There were 18, incident cases of diabetes and average follow-up time among participants was The overall incidence of diabetes was 9. Among women without baseline VMS, diabetes incidence was 8. Adjusted association between incident diabetes and vasomotor symptom presence, severity, type, and timing a. Diabetes risk increased with severity of symptoms.
Severity of reported night sweats was associated with increased diabetes risk, regardless of hot flash severity Figure 2. For hot flashes, there was limited evidence of an association between severity and diabetes risk. Associations of hot flash and night sweat severity with incident diabetes. Panel A shows the relationship between hot flash severity and diabetes across severity of night sweats. Panel B displays the relationship between night sweat severity and diabetes across severity of hot flashes.
Across all hot flash severities, increasing severity of night sweats was positively associated with diabetes risk. Associations among women not on HT at baseline were slightly attenuated compared to the full sample, and associations with hot flashes were no longer ificant for VMS type and combined type and severity analyses.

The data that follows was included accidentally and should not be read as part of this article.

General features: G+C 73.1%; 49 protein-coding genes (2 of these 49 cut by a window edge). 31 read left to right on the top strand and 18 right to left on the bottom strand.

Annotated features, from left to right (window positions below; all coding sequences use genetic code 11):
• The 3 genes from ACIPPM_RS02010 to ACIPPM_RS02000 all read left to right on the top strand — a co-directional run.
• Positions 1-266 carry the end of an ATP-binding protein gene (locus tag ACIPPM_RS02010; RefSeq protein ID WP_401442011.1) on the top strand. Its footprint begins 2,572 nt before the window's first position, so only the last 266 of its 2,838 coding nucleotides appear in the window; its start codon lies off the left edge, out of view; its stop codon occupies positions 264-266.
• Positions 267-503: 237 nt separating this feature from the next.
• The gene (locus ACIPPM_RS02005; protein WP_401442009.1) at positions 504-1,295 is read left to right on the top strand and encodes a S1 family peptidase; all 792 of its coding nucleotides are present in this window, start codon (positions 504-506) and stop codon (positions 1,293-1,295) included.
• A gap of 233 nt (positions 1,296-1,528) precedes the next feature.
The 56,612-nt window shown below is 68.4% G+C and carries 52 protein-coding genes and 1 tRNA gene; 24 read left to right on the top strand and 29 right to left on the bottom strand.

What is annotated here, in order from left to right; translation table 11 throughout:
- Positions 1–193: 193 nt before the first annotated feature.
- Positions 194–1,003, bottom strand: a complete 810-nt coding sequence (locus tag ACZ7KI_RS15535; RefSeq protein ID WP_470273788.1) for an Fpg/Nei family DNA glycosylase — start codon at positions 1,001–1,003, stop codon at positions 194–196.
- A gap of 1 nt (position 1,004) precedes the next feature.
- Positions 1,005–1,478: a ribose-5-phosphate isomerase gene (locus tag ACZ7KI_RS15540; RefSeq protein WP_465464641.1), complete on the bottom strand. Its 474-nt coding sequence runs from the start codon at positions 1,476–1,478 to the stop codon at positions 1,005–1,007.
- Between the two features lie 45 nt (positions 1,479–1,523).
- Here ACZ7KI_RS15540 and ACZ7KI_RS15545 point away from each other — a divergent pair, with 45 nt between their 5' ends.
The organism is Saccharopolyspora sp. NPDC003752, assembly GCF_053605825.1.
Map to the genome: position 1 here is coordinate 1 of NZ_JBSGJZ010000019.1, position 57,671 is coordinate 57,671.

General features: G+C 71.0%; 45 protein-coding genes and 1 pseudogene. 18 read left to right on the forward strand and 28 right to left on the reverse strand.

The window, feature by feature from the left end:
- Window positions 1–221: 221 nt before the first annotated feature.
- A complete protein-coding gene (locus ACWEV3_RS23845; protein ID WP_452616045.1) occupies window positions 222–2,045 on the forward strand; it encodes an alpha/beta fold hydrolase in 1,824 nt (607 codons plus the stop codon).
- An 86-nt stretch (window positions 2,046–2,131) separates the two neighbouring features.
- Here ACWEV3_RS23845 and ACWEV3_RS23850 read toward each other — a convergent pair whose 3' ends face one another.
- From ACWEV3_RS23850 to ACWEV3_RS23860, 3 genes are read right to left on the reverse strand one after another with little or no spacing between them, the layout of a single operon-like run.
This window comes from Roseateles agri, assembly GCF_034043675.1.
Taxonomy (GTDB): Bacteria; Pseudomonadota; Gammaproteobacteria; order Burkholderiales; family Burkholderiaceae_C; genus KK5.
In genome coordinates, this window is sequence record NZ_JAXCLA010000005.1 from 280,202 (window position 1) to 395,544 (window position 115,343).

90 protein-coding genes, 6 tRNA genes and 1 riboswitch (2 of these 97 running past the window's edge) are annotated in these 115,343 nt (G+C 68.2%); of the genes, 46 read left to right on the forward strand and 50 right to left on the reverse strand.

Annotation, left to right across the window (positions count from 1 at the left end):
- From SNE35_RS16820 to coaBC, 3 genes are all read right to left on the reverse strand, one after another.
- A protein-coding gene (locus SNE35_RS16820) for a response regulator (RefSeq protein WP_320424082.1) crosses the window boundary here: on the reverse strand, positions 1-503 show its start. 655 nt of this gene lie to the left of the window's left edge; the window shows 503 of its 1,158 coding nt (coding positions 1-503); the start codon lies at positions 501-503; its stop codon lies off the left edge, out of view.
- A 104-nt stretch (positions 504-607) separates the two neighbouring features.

Among women on HT at baseline, associations were more pronounced, and there were ificant positive associations between hot flash severity and diabetes in the combined type and severity analyses. Comparable to when excluding women on HT, excluding women with hysterectomy or oophorectomy resulted in associations between reported hot flashes and diabetes that were no longer statistically ificant and in once case were reversed for combined type and timing analyses.